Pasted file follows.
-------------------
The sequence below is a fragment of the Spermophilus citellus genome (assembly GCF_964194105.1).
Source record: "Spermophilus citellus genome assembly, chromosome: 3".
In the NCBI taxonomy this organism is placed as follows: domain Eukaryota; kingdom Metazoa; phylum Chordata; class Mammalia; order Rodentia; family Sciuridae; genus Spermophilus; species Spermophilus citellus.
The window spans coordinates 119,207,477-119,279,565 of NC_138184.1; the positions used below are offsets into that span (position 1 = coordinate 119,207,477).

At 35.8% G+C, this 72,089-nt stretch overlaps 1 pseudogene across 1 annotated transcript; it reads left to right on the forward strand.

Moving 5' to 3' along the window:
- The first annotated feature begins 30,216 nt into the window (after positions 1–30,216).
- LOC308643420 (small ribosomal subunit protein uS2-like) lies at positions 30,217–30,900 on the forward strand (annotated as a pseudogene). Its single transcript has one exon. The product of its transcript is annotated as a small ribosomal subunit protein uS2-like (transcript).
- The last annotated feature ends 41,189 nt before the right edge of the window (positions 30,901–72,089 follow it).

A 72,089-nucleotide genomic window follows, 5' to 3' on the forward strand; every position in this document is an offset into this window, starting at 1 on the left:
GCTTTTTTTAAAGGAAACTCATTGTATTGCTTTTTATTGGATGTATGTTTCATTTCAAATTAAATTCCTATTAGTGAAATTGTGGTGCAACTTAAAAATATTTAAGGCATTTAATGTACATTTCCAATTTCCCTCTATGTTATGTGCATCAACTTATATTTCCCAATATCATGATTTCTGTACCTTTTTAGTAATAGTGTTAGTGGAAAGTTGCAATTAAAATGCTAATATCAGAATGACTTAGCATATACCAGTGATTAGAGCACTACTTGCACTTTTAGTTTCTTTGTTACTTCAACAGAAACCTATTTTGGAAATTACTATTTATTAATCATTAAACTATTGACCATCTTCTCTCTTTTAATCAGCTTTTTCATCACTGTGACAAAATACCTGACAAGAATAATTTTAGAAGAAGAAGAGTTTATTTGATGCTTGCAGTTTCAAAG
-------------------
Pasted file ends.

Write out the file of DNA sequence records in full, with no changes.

The sequence below is a fragment of the Spermophilus citellus genome (assembly GCF_964194105.1).
Source record: "Spermophilus citellus genome assembly, chromosome: 3".
In the NCBI taxonomy this organism is placed as follows: domain Eukaryota; kingdom Metazoa; phylum Chordata; class Mammalia; order Rodentia; family Sciuridae; genus Spermophilus; species Spermophilus citellus.
The window spans coordinates 119,207,477-119,279,565 of NC_138184.1; the positions used below are offsets into that span (position 1 = coordinate 119,207,477).

At 35.8% G+C, this 72,089-nt stretch overlaps 1 pseudogene across 1 annotated transcript; it reads left to right on the forward strand.

Moving 5' to 3' along the window:
- The first annotated feature begins 30,216 nt into the window (after positions 1–30,216).
- LOC308643420 (small ribosomal subunit protein uS2-like) lies at positions 30,217–30,900 on the forward strand (annotated as a pseudogene). Its single transcript has one exon. The product of its transcript is annotated as a small ribosomal subunit protein uS2-like (transcript).
- The last annotated feature ends 41,189 nt before the right edge of the window (positions 30,901–72,089 follow it).

A 72,089-nucleotide genomic window follows, 5' to 3' on the forward strand; every position in this document is an offset into this window, starting at 1 on the left:
GCTTTTTTTAAAGGAAACTCATTGTATTGCTTTTTATTGGATGTATGTTTCATTTCAAATTAAATTCCTATTAGTGAAATTGTGGTGCAACTTAAAAATATTTAAGGCATTTAATGTACATTTCCAATTTCCCTCTATGTTATGTGCATCAACTTATATTTCCCAATATCATGATTTCTGTACCTTTTTAGTAATAGTGTTAGTGGAAAGTTGCAATTAAAATGCTAATATCAGAATGACTTAGCATATACCAGTGATTAGAGCACTACTTGCACTTTTAGTTTCTTTGTTACTTCAACAGAAACCTATTTTGGAAATTACTATTTATTAATCATTAAACTATTGACCATCTTCTCTCTTTTAATCAGCTTTTTCATCACTGTGACAAAATACCTGACAAGAATAATTTTAGAAGAAGAAGAGTTTATTTGATGCTTGCAGTTTCAAAG